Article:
April 30, 2010
Nancy Avena was a Volunteer in Haiti with Physicians for Peace
WHO: Nancy Avena, M.HS, P.T. of Des Peres Hospital, Physicians for Peace and the Haitian
WHAT: Provided physical therapy services to the people of Haiti who are in need of rehabilitative
help following the January 2010 earthquake
WHERE: The Hanger Clinic of the Haitian Amputee Coalition, a long-term prosthetic and
rehabilitation center at the Hôpital Albert Schweitzer (HAS) in Deschapelles, Haiti
WHEN: Ms. Avena was in Haiti from April 10 – April 24
WHY: When Nancy Avena saw the news reports of the amputee victims in Haiti following the
January 12 earthquake, she knew that her skills as a physical therapist experienced in
working with patients with orthopedic and amputee conditions would be needed. Her
children are older, and Nancy felt that this was a good time to volunteer. She feels lucky to
have found Physicians for Peace, since there were not many organizations working directly
with the amputee victims and providing prosthetics. Nancy was the second Physicians for
Peace physical therapist to travel to Deschapelles, Haiti and work at the new Hanger Clinic,
established 6 weeks after the earthquake.
When she arrived, it was difficult at first. There were barriers because of the Creole
language; she had to get used to a new process that was evolving as new volunteers came
and were able to implement systems; there were just so many patients waiting for help,
with new patients arriving daily. But soon Nancy adjusted and was in full swing, working
with about 12 patients each day. She enjoyed meeting the other medical volunteers at the
hospital, and each person was eager to learn and share stories. In the end, the patients were
what really impressed Nancy. “The word we all used was resilience.” Nancy explained,
“After all the devastation and personal struggles, I was amazed at how grateful and
motivated they were. And they were very strong, both physically and mentally.”
Four-year-old Yoleson Darius (in photo with his mother and translator, Ronnie) had
been buried under the rubble for four days. His mother and grandmother believed he was
dead until a worker nearby heard his cries and pulled him out. Yoleson and his mother were
living in a tent city in Port-au-Prince and transported by shuttle to the clinic in
Deschapelles. After receiving a prosthetic limb, he was walking everywhere with his
mother (who wouldn’t leave his side), chasing goats and having a great time.
There was also 7-yr-old Crissant Weisban (photo with crutches with Nancy Avena). He
was orphaned by the earthquake, and had a very difficult amputation - at the hip. While at
the clinic, he suffered high fevers, and was treated for malaria. But his smiling face and
positive attitude affected everyone he came into contact with. Crissant’s caseworker found
an orphanage for him to go to after he was released from the clinic.
About 75% of the amputee patients at the clinic were injured as a result of the
earthquake, but there were also patients who had been injured years ago. Word was
spreading about the prosthetic clinic, and many of these people also came to seek help. One
man walked for hours over a mountain on crutches to see if he could get a prosthetic leg.
His amputation had occurred 15 years ago, but Haiti’s resources to care for the disabled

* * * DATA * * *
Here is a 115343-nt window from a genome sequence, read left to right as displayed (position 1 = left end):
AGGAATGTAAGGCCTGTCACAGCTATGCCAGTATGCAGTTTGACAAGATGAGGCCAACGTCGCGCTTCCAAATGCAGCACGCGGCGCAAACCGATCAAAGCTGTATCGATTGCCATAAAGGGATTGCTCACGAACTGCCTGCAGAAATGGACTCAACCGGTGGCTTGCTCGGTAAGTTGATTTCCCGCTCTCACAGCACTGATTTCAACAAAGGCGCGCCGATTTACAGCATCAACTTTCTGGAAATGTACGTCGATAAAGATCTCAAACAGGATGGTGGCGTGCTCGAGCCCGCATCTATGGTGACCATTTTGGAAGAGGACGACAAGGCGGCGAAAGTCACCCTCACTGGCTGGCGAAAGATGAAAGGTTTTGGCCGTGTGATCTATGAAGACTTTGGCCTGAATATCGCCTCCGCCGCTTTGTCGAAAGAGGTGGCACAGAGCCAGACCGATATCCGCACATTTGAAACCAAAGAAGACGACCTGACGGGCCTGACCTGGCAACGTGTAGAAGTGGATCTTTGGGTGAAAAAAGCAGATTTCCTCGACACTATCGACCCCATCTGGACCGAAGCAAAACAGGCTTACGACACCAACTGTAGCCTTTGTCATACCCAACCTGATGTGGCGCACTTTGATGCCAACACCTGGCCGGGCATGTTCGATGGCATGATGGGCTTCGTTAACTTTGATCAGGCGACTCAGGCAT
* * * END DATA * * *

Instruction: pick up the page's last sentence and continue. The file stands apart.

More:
were severely limited. Perhaps the one silver lining in this tragedy is that there is finally
worldwide attention and awareness of the needs of the disabled.
Nancy’s biggest concern was about the future of the amputees. Clinics and facilities are
in Haiti now, but what about in 5, 10 and 20 years? Amputees need new limbs every few
years due to wear and tear; growing children will need new prostheses much more often.
Thankfully, the Haitian Amputee Coalition is committed to being in Haiti for the long term.
In addition, Physicians for Peace is working with partners to ensure that Haitian trainees
will be able to receive full certification as prosthetics specialists through a 3-yr program
that will combine distance learning with hands-on instruction in Haiti. This is part of
Physicians for Peace’s overall mission to build local medical capacity through training and
education in the developing world.
Since 2005, internationally recognized Physicians for Peace (PFP) has been providing
amputee rehabilitation services in Haiti. The number of injured and disabled in Haiti has
risen dramatically because of the earthquake. At the same time, much of the resources that
had been established to treat the disabled in Haiti have been destroyed.
Physicians for Peace is a charter member of the new Haitian Amputee Coalition which
was launched post-earthquake by Hanger Orthopedic Group, Inc. (Hanger) and its
philanthropic organization The Hanger Ivan R. Sabel Foundation in partnership with
Physicians for Peace, Shepherd Spinal Center, and the Harold & Kayrita Anderson
Family Foundation and the Hôpital Albert Schweitzer (HAS). The Haitian Amputee
Coalition is a long-term prosthetic and rehabilitation center on-site at HAS, an
undamaged local hospital with a high clinical reputation located 60 miles from Port-au-
Prince in Deschapelles, Haiti.
The Coalition is staffed by volunteer U.S. prosthetic experts from the Hanger
Orthopedic Group and in conjunction with local Haitian medical professionals.
Physicians for Peace is providing donated medical supplies and teams of physical
therapists to deliver direct client care, training and expertise and is using protocols from
its Walking Free program.
CONTACT: Monika Bridgforth
Senior Director of Development and Communications, Physicians for Peace
757.625.7569 x316 / email@example.com